21 and Over, an R-rated party pic that’s essentially The Hangover (which they wrote) set at a college.
The setup couldn’t be simpler. College seniors and lifelong friends Miller (Miles Teller), a fast-talking hedonist, and Casey (Skylar Astin), a nice guy and soon-to-be stockbroker, arrive at the school where their third BFF, Jeff Chang (Justin Chon), is a medical student. It’s Jeff Chang’s 21st birthday, and Miller is desperate to get his buddy blindingly drunk so they can all enjoy one last amazing night before they start their adult lives.
A few hours later, Jeff Chang -- he’s referred to every time by his full name, a trope that grows exponentially more grating as the movie plays out -- is passed out drunk and his two buds can’t remember where he lives. That sends them on a wild adventure around the college campus to find someone who can point them in the right direction so they can get Jeff Chang cleaned up in time for a career-making morning appointment that his demanding father has arranged.
Aside from the “Jeff Chang” gag, 21 and Over walks a fine line of being reliably predictable without ever succumbing to full-blown laziness. The characters are shaded versions of types we’re very familiar with from the American Pie series -- Miller is a less physically threatening Stifler, while Casey is basically a less incompetent Jim. As they drink quantities of alcohol that would hospitalize a rhino, and Casey tries to score with a pretty girl dating an agro cheerleader whose phone may have the info our heroes need, the friends find themselves in a series of wild predicaments. The film tries more and more gross-out gags at the expense of the altogether out-of-it Jeff Chang, including a lengthy, unbroken close-up during which he eats a tampon, and an elongated slow-motion sequence where he throws up while riding a mechanical bull that owes more than a little to Old School.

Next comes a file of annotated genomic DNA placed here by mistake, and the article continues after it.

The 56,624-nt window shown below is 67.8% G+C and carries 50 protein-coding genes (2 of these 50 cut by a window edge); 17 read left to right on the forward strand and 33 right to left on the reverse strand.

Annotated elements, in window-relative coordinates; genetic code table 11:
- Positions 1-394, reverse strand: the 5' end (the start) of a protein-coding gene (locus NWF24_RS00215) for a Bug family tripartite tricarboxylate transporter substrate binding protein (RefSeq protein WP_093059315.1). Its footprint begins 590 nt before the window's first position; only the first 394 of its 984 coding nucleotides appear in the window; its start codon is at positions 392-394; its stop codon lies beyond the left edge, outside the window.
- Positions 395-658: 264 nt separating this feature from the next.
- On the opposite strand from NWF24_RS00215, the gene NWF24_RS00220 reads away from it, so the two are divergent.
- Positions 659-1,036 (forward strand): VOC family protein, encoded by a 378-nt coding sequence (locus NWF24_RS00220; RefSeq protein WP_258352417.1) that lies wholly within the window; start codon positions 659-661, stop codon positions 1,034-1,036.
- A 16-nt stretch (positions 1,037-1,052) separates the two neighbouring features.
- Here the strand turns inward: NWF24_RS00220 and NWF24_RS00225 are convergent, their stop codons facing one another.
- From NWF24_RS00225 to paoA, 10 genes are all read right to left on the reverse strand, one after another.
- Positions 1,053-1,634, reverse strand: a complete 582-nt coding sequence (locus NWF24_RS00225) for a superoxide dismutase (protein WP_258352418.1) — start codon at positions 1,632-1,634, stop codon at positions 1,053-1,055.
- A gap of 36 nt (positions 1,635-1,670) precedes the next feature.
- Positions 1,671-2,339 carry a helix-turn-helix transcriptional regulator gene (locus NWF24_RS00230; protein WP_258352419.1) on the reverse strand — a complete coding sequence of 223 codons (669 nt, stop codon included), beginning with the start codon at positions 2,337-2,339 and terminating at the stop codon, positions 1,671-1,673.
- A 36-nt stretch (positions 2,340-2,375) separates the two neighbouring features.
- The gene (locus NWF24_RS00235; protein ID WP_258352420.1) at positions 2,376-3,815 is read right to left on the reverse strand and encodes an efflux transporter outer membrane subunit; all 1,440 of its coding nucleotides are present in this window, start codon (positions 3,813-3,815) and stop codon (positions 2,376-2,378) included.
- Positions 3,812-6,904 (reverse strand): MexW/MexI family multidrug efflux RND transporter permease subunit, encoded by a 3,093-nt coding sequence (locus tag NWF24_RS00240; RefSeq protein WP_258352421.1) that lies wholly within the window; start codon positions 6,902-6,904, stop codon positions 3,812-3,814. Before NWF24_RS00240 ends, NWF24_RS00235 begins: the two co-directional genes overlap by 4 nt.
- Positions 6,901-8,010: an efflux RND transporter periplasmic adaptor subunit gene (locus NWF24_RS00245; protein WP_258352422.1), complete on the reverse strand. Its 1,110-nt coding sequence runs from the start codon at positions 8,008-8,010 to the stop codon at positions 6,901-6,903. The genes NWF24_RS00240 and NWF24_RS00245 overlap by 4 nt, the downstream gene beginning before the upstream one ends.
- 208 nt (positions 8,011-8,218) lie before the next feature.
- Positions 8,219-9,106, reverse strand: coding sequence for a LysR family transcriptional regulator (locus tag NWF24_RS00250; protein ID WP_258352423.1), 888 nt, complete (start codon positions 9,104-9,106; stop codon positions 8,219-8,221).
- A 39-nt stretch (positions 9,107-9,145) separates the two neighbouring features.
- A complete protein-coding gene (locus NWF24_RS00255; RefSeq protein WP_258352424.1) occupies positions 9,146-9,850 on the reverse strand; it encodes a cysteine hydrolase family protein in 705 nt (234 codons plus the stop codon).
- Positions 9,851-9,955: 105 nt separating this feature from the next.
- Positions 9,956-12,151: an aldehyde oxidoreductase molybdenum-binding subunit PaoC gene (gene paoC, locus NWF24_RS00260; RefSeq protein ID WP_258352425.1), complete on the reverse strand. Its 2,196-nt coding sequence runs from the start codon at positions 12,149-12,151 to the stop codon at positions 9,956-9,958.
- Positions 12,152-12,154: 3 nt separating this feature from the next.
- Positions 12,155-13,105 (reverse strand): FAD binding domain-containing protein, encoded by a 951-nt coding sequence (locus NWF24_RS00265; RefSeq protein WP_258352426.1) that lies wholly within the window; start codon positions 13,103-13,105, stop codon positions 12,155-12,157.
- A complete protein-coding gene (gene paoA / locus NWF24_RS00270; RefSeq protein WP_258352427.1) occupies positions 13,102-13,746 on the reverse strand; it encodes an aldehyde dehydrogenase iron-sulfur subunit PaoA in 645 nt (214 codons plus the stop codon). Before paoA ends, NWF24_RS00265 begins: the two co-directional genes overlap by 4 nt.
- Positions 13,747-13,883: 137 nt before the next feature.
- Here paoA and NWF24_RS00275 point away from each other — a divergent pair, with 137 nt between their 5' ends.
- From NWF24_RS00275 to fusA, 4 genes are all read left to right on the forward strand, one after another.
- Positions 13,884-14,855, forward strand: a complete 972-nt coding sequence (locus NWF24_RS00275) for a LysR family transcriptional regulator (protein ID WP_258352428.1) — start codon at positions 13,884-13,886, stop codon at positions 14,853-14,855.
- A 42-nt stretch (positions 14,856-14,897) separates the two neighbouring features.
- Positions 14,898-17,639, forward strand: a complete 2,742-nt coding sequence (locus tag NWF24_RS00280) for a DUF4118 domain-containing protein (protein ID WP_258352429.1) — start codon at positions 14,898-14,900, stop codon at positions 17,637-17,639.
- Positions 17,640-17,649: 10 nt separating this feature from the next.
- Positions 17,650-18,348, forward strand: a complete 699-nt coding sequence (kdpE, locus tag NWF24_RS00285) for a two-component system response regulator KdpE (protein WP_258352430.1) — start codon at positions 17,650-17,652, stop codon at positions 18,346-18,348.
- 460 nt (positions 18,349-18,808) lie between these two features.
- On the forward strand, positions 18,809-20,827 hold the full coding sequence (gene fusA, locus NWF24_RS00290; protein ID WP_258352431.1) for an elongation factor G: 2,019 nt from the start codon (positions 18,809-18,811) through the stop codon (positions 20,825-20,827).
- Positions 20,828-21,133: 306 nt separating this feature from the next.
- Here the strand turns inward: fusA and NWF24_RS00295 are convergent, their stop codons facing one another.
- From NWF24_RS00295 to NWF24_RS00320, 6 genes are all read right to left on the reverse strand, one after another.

Lucas and Moore have written this story enough times that they know how to make it flow even when there are long gaps between laughs, and as directors they show a keen eye for casting. Astin is an easily charming presence who’s very good with a witty throwaway line; he’s capable of coming off like a regular guy in the midst of the most outrageous moments in the plot, and plays a flawless straight man for the antic Teller.
Nobody is going to confuse 21 and Over for The Hangover, or even American Pie, but it’s far from terrible. There is a really funny plot twist involving a sorority getting revenge on Miller and Casey that the filmmakers don’t shy away from making amusingly uncomfortable for an audience they know will be full of “bros,” while Astin’s genuine charisma keeps the movie from becoming unlikeable. Lucas and Moore may have some talent behind the camera, but as screenwriters they could use a little inspiration. leave a comment --Perry Seibert
If you’re part of an ambitious screenwriting duo responsible for one of the biggest comedy scripts of the last few years, it makes good -- though blatantly obvious -- sense to get your first directing gig by recycling your biggest hit. That’s exactly what Jon Lucas and Scott Moore have done with